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How Microsoft can Win Us Back with the Xbox One
E3 was supposed to be the time where Microsoft cleared up all the misunderstandings and get the gaming audience back on their side. By showing off their game library and giving us a demonstration of what the Xbox One could do, Microsoft had thought to soothe the savage internet beast and get their new console some badly needed momentum. Instead they found themselves outplayed at every turn by Sony later that night.
Don’t get me wrong. Microsoft had a good conference; it was an entertaining show. I’m not sure how Sony did it (maybe someone gave them Microsoft’s set list) but not even Hideo Kojima appearing could stop the onslaught of negativity. And it didn’t help things when we found out that all the trailers included the vaunted Xbox One games were running on Windows 7 and not dev kits for the new system.
Once again, I do realize that more often than not this trick has been played on us before. Many so called next-gen games are showed off using PCs, but something magical happened. Developers at the Sony press conference went live on social media and came out to confirm that their games were all on PS4 dev kits. Sony did not need such trickery. Jonathon Blow of The Witness couldn’t help but drop this little elbow from the sky:
It is not true as the article says that “all E3 demos run on hi-end PCs”. The Witness was running on PS4 dev hardware, and it looked to me like all the other PS4 games were running on dev kits as well. @Jonathon_Blow
All the indies I know were running on the PS4. @Jonathon_Blow
oh and this
We worked very hard to get our game running on the actual PS4 hardware and operating system in time for the show. As did many other devs. @Jonathon_Blow
So now what, Microsoft? With scandal at almost every corner, how can the once popular developer emerge from the quagmire that they admittedly created? How can they compete against Sony, their rivals who have effectively used the controversies to show gamers that they are the company with a console that is dedicated to gamers with the PS4? How can they sway me from Nintendo when they don’t have Miyamoto telling adorable stories of how he takes neighborhood children out and plays games with them while looking adorable (oh to be 8 yrs old and Japanese)? Well for me, this is what Microsoft needs to do to win my money back:
- Figure out the Used Games Policy
I still don’t even know what Microsoft is planning on doing with used games. In fact no one does. Every time Microsoft makes an announcement on this front they end up confusing people by changing their minds ten minutes later. The solution is simple, let people do with their used games what they will even if that means selling them. Sony killed Microsoft with this by bashing Microsoft’s policies to a cheering crowd of journalists ( who almost never react to anything). And does anyone remember this little gem?
Microsoft gave Sony a huge chunk of their audience, by just bringing back the old policy they can get some of their audience back.
- Don’t make us buy a Kinect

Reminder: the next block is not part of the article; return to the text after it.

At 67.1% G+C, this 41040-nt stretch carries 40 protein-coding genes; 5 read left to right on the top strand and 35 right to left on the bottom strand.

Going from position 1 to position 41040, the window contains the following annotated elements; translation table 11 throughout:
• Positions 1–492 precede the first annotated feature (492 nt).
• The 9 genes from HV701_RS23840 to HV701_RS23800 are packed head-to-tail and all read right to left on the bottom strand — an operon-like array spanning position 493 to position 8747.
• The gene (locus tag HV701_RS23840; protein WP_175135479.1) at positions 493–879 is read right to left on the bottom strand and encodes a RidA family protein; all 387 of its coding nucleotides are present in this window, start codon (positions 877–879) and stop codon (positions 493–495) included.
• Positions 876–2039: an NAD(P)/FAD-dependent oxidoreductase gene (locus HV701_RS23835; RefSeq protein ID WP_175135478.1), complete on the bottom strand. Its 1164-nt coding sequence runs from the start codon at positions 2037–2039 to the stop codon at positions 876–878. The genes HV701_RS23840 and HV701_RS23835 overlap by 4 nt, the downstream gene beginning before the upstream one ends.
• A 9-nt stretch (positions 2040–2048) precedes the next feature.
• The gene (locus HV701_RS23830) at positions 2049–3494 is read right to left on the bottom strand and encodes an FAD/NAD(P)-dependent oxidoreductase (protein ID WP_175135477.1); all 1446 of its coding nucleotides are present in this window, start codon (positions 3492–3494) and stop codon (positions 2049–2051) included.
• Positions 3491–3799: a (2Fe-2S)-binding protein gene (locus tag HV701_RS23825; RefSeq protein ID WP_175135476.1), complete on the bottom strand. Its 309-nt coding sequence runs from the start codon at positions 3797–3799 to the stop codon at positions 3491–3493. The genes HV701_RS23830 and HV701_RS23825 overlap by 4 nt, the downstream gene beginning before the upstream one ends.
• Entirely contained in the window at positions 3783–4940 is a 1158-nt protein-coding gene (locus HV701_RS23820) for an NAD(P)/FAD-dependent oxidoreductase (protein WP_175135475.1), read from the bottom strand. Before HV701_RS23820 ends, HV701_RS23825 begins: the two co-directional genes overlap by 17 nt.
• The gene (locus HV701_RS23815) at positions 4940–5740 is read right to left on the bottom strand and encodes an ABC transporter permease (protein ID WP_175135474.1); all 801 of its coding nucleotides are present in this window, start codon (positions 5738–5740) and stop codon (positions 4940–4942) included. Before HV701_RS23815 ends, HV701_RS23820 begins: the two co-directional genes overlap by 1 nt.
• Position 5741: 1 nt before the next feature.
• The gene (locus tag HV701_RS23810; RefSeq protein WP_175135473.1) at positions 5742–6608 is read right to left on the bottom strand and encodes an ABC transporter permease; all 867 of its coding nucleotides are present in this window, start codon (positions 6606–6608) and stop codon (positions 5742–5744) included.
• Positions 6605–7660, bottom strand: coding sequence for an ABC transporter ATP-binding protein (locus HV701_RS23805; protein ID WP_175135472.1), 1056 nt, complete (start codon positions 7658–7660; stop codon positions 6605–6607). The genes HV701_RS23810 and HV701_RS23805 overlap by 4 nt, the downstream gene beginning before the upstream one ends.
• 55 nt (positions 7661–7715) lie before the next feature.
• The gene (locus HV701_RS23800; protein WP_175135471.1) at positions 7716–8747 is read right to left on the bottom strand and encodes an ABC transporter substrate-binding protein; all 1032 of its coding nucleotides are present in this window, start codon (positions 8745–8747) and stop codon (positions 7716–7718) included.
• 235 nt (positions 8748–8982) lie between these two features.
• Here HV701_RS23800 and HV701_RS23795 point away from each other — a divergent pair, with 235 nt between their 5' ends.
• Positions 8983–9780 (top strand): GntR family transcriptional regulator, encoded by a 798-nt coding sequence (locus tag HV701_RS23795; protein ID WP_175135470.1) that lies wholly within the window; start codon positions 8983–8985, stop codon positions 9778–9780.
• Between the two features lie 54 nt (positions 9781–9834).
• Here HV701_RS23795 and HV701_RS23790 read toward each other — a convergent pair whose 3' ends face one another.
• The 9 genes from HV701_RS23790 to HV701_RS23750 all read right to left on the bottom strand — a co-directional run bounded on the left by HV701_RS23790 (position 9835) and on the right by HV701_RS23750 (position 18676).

While this isn’t the biggest controversy with the Xbox One, this is one major annoyance that has affected the price of the system. When the original Kinect launched it was a gimmick — but a cute one — that did come with a great game in Just Dance. However, it wasn’t something that most gamers were interested in and the majority of Kinect games weren’t that good. For some reason, Microsoft has refused to understand that no matter what they do, they can’t force people to buy the Kinect of their own volition, so now with the Xbox One they’re including it in the package?
No one wants to be forced into buying something that they’re never going to really use, and that’s always-on (even if they say it really isn’t) when the console is on, and let’s not forget the fact that you need hardcore privacy settings making the Kinect a headache that people just don’t want to deal with. Add to that making the system $100 more expensive then the PS4, getting rid of the Kinect would go a long way to getting people back on Microsoft’s side.
- Fix the Online Policy
I’m not sure who at Microsoft is coming up with these ideas, but whoever it is needs to go fast. For some reason the Xbox One requires you to check-in once every 24 hours to play a game even if it’s single player. My question is: why? I’m lucky that I live somewhere with a pretty strong internet connection but not everyone does. What about college students? Dorm room internet isn’t that great, and there are others all over the world who don’t have access to great internet and will get left out. What about a storm, Microsoft? I live in an area that is prone to some pretty bad snow storms, what if I lost my internet connection? Am I just supposed to look at my lovely Microsoft Xbox One brick or should I just turn around and play my functioning Wii U or PS4?
- Can we just stop with the “All-in-one” Entertainment
Now I understand that every one of the Big Three are guilty of this, and spend a little time focusing on the entertainment aspects of their consoles. But Sony and Nintendo can’t match the entertainment push that Microsoft shoved down our throats. I think we can trace the start of this whole debacle to their May pre-E3 Xbox One reveal. And I can understand why. They’re just trying to show the world how versatile the system is, how many things it can do, which is interesting, but not what they needed to focus on to get gamers intrigued. It was also at this conference that they revealed some of the more troubling aspects of the Xbox One, and since then, have not really addressed them.
For me at least, these four things could be the start that Microsoft needs to get back into the game, because at this point, there is a clear E3 and console winner. Their name starts with an S and ends with an ony.